Psychology Undergrads Present at Research on Capitol Hill Event

By Alicia Richmond | February 15, 2024
Group on Capitol Hill
President Elizabeth Cantwell, Associate Dean of Research for CEHS Shawn Whiteman, and Psychology undergrads Kiernan Callister, Hayden Dries, and Tori Dehlin at Research on Capitol Hill event.

Undergraduate students from Utah State University (USU) and the University of Utah visited the Utah State Capitol on January 18 to present their research projects to legislators during the 2024 Legislative Session. A limited number of students were selected to participate from each university. Among these students were three Psychology undergrads from the Emma Eccles Jones College of Education and Human Services (CEHS)—Kiernan Callister, Hayden Dries, and Tori Dehlin—who were given the opportunity by the USU Office of Research.

In the months leading up to the event, the student researchers worked on their projects in a laboratory setting with faculty members serving as their mentors. “The research presented by the CEHS undergraduate students was inspiring. Their work advances understanding on critical issues facing society, including substance use and perceptions of sexual assault survivors,” says Shawn Whiteman, associate dean of research in the Emma Eccles Jones College of Education and Human Services. “I am eager to learn where their interests will lead them next, as participation in research is linked to future educational and workforce development skills such as analytic thinking, problem solving, collaboration, and teamwork.”

Undergrad research student Kiernan Callister worked with Psychology professor Amy Odum on vape consumption in rats to understand human vaping behaviors. Rats have a shared neurobiology with humans and can therefore be used to examine a phenomenon that is difficult to experimentally study in humans. The goal of the research is to bring awareness to young adults of the many harmful effects of vaping on the brain, which can result in permanent change.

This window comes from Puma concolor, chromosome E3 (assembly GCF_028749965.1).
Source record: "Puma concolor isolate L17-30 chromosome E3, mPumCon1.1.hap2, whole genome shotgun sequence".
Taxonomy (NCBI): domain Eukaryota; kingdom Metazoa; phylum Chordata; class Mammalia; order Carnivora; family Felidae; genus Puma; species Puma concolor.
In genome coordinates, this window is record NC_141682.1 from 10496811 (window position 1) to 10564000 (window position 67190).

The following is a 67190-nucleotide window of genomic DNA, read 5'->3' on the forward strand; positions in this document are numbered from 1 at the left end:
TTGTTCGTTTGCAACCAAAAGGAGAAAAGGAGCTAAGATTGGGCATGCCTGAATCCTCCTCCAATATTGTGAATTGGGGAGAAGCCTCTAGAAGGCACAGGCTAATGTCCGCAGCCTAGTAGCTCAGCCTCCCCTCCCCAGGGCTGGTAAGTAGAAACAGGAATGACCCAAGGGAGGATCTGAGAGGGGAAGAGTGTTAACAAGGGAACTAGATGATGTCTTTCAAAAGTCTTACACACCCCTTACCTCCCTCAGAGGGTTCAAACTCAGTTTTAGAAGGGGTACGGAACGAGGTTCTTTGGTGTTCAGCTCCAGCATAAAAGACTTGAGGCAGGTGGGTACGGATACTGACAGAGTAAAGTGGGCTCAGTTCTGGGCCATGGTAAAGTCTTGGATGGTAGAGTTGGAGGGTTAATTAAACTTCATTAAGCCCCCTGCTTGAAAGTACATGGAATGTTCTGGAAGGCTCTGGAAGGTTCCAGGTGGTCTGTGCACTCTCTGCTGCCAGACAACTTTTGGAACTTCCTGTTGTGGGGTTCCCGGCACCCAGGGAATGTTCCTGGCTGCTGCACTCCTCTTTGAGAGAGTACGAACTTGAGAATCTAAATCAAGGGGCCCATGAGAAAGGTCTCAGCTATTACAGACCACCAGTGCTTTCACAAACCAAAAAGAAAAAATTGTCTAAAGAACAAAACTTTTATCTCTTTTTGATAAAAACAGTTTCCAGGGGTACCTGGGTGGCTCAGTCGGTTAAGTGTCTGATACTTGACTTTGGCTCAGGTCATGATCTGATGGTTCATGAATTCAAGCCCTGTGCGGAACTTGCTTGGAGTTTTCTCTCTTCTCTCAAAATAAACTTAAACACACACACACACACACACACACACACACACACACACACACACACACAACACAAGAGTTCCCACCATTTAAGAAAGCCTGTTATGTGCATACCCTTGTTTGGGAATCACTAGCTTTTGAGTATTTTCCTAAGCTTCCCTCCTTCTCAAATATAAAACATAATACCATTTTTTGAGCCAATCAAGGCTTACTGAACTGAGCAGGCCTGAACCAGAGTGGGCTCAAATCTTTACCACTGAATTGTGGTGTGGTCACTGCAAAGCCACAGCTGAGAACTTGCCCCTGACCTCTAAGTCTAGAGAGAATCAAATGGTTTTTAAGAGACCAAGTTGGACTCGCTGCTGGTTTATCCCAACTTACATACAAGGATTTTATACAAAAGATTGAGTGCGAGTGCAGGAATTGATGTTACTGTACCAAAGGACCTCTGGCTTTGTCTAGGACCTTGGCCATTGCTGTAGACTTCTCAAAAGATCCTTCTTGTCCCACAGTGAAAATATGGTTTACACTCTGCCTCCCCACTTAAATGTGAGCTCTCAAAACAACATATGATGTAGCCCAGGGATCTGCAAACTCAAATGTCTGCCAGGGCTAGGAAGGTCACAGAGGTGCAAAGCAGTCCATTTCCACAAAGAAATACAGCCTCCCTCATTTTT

Kiernan Callister presenting on Capitol Hill
Psychology undergrad Kiernan Callister presents research on Capitol Hill.

“A highlight for me in being involved in research as an undergrad was presenting on Capitol Hill. It was a great opportunity to speak about the research that I have a passion for,” says Callister. “Through this project and my involvement in the lab, I was able to jump into my secondary project, which is my first publication that was submitted this past December.”

Odum oversees the lab and works with both undergraduate and graduate students helping them learn how to quantify their research. “Kiernan is training my beginning graduate students in my lab on technical procedures,” explains Odum. “She is a driving force in our laboratory success and momentum and has been integral in conducting externally funded grant research as well as submitting other grants.”

Senior Hayden Dries was hesitant about his future in research when he approached Psychology professor Greg Madden to be a part of his lab study group. “The main topic of my research study is to find out how to reduce impulsive behavior,” explains Dries. “When the behavior is left untreated, it can lead to substance abuse, binge eating, gambling, and other maladaptive behaviors.”